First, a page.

Thursday, May 23, 2013
Mechanical and Civil Engineering Seminar
Thermal Transport in Nanostructured Materials for Solid State Energy Conversion
Jonathan Malen, Assitant Professor, Department of Mechanical Engineering, Carnegie Mellon University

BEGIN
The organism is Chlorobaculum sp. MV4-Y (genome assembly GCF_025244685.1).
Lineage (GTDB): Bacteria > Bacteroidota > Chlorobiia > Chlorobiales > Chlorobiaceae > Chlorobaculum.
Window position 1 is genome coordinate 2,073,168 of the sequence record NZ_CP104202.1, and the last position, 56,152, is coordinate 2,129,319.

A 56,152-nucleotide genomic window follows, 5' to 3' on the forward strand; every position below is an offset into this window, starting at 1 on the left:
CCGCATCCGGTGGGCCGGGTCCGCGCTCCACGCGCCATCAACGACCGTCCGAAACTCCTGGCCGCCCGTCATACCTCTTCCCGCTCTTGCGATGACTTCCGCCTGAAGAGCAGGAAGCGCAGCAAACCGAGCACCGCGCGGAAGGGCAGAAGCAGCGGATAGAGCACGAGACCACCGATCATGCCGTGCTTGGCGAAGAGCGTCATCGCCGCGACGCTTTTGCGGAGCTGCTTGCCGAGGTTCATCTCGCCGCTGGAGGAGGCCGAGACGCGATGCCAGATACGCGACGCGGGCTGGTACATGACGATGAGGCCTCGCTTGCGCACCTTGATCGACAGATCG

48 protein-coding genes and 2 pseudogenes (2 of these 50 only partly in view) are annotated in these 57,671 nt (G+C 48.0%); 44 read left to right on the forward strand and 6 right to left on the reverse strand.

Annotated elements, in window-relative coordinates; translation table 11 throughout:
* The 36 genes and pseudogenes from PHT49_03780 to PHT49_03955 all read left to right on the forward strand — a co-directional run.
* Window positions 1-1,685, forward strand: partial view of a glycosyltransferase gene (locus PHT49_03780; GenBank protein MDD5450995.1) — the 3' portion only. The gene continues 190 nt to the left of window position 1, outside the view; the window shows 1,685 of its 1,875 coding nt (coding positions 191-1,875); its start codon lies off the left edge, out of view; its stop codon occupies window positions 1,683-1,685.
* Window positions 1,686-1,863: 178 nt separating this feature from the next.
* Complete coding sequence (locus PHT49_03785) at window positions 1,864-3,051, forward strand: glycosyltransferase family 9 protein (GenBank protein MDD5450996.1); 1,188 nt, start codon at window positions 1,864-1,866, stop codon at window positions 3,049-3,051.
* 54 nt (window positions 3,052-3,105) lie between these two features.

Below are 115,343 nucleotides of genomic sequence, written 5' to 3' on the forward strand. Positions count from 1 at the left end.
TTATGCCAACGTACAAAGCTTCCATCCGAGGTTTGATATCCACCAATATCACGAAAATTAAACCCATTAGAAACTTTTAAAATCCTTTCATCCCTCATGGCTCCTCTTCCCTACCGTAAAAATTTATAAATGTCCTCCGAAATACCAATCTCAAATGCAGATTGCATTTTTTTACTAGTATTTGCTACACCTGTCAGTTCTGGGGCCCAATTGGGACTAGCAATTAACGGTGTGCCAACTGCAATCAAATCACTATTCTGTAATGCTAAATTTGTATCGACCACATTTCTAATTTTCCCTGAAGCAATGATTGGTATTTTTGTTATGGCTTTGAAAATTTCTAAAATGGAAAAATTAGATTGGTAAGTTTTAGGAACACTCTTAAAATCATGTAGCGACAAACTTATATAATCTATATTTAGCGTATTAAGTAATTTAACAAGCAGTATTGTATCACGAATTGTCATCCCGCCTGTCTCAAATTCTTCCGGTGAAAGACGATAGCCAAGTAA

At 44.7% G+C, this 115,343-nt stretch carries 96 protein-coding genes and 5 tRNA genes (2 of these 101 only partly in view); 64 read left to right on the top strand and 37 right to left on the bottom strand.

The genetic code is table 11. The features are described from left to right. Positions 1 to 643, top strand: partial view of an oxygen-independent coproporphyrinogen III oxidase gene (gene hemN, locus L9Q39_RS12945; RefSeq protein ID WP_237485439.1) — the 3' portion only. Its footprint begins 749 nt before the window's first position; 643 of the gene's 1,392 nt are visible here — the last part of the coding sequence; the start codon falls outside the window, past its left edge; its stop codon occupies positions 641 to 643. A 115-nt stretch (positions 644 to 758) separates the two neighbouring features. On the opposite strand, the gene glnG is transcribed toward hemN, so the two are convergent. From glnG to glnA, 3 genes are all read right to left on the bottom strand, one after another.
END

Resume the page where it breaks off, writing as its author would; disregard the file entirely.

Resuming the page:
Operating temperature, and hence heat dissipation, impacts the performance of energy conversion technologies ranging from solar cells to thermoelectric devices. Thermal transport in advanced materials for these conversion technologies cannot be described simply by Fourier's law when the mean free paths of energy carriers are commensurate to feature sizes. Instead, interfaces and non-diffusive transport can govern macroscopic quantities like thermal conductivity. The objective of my research group is to experimentally measure these effects, to better design and understand these materials. I will begin with an introduction to the nanoscale heat carriers, and I will then present two projects where we collaborated with computational modelers to reveal novel thermal transport properties in new and old materials. (1) Nanocrystal arrays (NCAs) are self assembled organic-inorganic hybrid materials with novel electronic and optical properties. Our measurements reveal that thermal transport in NCAs is mediated by the surface chemistry defined interfaces between neighboring nanocrystals. (2) Deeper understanding of phonon physics in NCAs will be based on a new laser-based technique that can directly measure the mean free path spectra of energy carriers. Our initial studies of silicon reveal that ~40% of its thermal conductivity results from energy carriers with mean free paths longer than 1 mm, in stark contrast to historical predictions.